Let's face it. No matter how many Statue of Liberty shots you reference from the 1978 "Superman" movie, I won't be convinced that New York City is the real-world equivalent of Superman's Metropolis. No matter how much you praise the fitting glass and steel background of "The Dark Knight's" Looped boardrooms, I'll never believe Chicago, Illinois, is gothic Gotham City. Nor will I ever believe those comic book maps people have created that place both cities squarely on the East Coast. Writers can tell me these superheroic environments lurk near Connecticut; artists can draw skylines tying them to the Big Apple. People can say that Gotham City is New York City in the nighttime, and Metropolis is New York in daylight. But I'll never listen to them.
Because Metropolis is actually Chicago.
First off, look at any comic artist's rendition of Metropolis (I'll provide a few examples at the end of this post). It's almost always bright, there's tons of sky for Superman to zoom across, the buildings create steel canyons to be navigated and wondered at. The artwork almost always carries with it a tinge of young adults entering a city for the first time -- there's always an amazement at the towering buildings' architecture. You're never led to expect that everything could crumble or close in on the city's inhabitants at any moment (despite the fact that giant killer robots seem to arrive in town every five seconds).
I think this breathability matches with the perspective of Superman's creators: Jerry Siegel and Joe Shuster. They were suburban kids standing outside city life until they hit it big with the first-ever superhero. They probably saw Metropolis as the dream city, their nearest examples being Cleveland and Cincinnati. Their next nearest, and by far most thrilling example, was Chicago -- hog butcher to the world, yes; but peddler of mighty muckraking papers, home to all the major industry in the Midwest, and the bold advertiser of its lake shore and modern architecture.
Sure, Siegel and Shuster lived in New York City while crafting their Superman comics, but there's a Midwestern sensibility to the rhythms of their great Metropolis -- an optimistic belief that anything is possible coupled with a sort of Minnesota Nice flavor; all bolstered by its Kansas-raised champion. These artists never forgot their roots, making the city a wonderful, even beautiful place to live; you see more blue sky in an issue of Superman than you do in five issues of Captain America (who's based out of NYC). Even in contemporary comics, Metropolis allows small children to run across its rooftops and unconcerned citizens to hold giant concerts in its analog Millennium Park. Nothing about Metropolis' neighborhoods or neighbors reads as cynical East Coast, or competitive urbanite to me -- even in today's comics, where Metropolis currently makes do without its Superman. All this being stated, I still think the influences that drove Siegel and Shuster to build this shining Chicago should continually be interrogated, in order to better understand the world they were building for children (and adults alike) way back in the 1930s and 1940s -- a fantasy world which still persists today.
The reason comic books have carved such a deep niche for themselves in American culture has everything to do with their ability to generate and fulfill readers' fantasies. Siegel and Shuster and a host of other artists in their time were able to take the nearest reality they knew -- the impressive metropolis of Chicago -- and turn it into a fantasy city tailor-made to showcase a flying man, a man able to leap even its tallest buildings, proving to his fellow citizens that anything is possible in the new urban age. Siegel and Shuster took the spirit of Chicago and built it into every Superman panel; they took an idealization of Chicago's can-do attitude, and presented it in panel form for all to see, whether a reader was Midwestern or not. The result? Their fans could live in Metropolis, too, just like Jimmy Olsen and Lois Lane. They could be part of the action, and still are to this day, because DC Comics and its stable of writers have never changed their sunny approach to Metropolis. Even during the grim and gritty 1980's deconstruction of superheroes, Metropolis remained a beacon of hope to the middle America that defined Superman's upbringing, and likewise, defines his readership now.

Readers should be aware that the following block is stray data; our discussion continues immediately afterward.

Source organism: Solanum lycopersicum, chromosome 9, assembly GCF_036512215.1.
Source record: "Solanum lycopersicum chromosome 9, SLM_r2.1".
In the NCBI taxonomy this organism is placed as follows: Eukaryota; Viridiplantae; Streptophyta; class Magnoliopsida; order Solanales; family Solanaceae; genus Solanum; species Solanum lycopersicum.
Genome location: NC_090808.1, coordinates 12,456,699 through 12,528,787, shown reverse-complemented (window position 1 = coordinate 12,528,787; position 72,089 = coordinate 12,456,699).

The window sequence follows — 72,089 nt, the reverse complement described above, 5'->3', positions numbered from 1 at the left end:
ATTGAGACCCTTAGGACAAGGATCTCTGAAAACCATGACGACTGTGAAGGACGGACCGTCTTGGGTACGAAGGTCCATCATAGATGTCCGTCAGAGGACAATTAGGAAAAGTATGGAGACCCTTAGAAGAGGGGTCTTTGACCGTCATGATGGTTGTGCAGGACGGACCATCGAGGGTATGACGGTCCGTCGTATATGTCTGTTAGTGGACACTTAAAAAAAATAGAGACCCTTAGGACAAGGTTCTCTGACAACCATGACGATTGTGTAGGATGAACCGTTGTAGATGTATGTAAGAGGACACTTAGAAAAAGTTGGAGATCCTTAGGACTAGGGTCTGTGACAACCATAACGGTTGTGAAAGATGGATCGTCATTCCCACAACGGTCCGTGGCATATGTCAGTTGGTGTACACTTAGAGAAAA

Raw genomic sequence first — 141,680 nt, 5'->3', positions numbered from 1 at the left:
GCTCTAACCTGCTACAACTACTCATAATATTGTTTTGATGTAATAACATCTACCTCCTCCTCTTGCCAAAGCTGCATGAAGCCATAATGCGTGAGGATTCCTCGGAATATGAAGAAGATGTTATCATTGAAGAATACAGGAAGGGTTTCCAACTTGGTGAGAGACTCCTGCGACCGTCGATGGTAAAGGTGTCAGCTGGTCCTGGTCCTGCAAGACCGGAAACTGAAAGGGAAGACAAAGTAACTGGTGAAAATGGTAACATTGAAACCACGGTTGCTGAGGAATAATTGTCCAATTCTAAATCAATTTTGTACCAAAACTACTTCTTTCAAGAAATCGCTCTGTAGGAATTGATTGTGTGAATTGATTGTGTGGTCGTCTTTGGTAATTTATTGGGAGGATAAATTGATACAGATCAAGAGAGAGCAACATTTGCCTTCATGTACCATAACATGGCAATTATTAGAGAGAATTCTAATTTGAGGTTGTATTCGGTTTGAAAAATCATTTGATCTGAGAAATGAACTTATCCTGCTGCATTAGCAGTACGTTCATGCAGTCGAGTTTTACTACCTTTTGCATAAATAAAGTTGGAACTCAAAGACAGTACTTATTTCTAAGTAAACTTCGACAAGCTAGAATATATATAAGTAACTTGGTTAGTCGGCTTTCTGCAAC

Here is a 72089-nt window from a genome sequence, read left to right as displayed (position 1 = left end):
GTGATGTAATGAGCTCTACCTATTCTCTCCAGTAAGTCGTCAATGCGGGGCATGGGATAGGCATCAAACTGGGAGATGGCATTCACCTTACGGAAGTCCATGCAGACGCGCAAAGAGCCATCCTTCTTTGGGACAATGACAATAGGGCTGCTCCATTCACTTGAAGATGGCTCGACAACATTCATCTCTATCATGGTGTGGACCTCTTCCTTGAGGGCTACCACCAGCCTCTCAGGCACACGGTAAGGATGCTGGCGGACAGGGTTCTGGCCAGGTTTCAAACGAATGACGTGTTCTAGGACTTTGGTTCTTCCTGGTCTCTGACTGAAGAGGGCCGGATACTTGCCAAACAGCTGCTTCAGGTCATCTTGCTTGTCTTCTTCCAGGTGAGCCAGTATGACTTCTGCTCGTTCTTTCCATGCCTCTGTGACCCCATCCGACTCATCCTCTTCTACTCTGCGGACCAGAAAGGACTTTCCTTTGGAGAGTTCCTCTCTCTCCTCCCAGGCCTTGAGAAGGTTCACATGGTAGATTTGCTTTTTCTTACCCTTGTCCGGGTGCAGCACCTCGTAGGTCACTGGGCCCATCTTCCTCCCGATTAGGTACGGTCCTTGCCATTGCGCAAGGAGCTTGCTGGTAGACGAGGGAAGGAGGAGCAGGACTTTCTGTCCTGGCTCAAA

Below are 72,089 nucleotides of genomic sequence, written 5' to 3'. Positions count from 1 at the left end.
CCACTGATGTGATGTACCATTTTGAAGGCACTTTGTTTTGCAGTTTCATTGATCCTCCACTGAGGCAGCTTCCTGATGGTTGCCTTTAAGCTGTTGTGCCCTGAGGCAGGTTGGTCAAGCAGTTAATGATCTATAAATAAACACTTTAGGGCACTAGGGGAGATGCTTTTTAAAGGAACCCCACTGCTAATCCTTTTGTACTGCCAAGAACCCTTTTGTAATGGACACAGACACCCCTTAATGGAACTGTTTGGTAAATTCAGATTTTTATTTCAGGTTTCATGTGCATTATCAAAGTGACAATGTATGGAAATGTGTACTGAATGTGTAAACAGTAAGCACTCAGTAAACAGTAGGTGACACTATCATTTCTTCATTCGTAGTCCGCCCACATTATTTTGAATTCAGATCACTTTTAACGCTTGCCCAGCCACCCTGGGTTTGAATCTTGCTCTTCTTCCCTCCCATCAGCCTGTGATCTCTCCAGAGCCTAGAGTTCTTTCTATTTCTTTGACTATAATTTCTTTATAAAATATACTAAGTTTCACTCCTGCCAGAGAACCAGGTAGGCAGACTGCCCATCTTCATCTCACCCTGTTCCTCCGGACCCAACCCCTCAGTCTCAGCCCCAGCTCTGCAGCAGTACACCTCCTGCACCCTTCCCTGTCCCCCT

So, comics thrive on the marriage of fantasy and reality. It may seem strange to think reality has anything to do with a medium that features supervillains riding dinosaurs and people running so fast they create alternate dimensions. But I'd argue that comic writers tweak their realities to create the ideals we all seek. In doing so, they create a powerful touchstone with readers. What I want to analyze in this blog is how the tension between fantasy and reality works in comic books (i.e., how far is too far when it comes to plausibility? can we have a flying man but not a bullet that shoots someone into space?). I also want to spend time discussing what we can learn about the collective American psyche from comic books. (What does our art say about us?) From time to time, I'll post thought pieces like this. But more often than not, I'll spend my time taking apart the comics I read, so I can figure out what I'm getting from them as a fan and a human being.
I look forward to whatever I learn on this journey, and I promise not every post will be as heady as this one. Because let's face it, as much as they're based on real world wishes, comics are a ridiculous adventure -- one that I'd love to talk about with anyone and everyone out there. So if you have any reading suggestions, let me know! I want to talk about superheroes, zombies, soldiers. Whatever! I don't discriminate.
Except when it comes to Metropolis being Chicago, that is.
Totally Awesome Poster Above: Justin Van Genderen.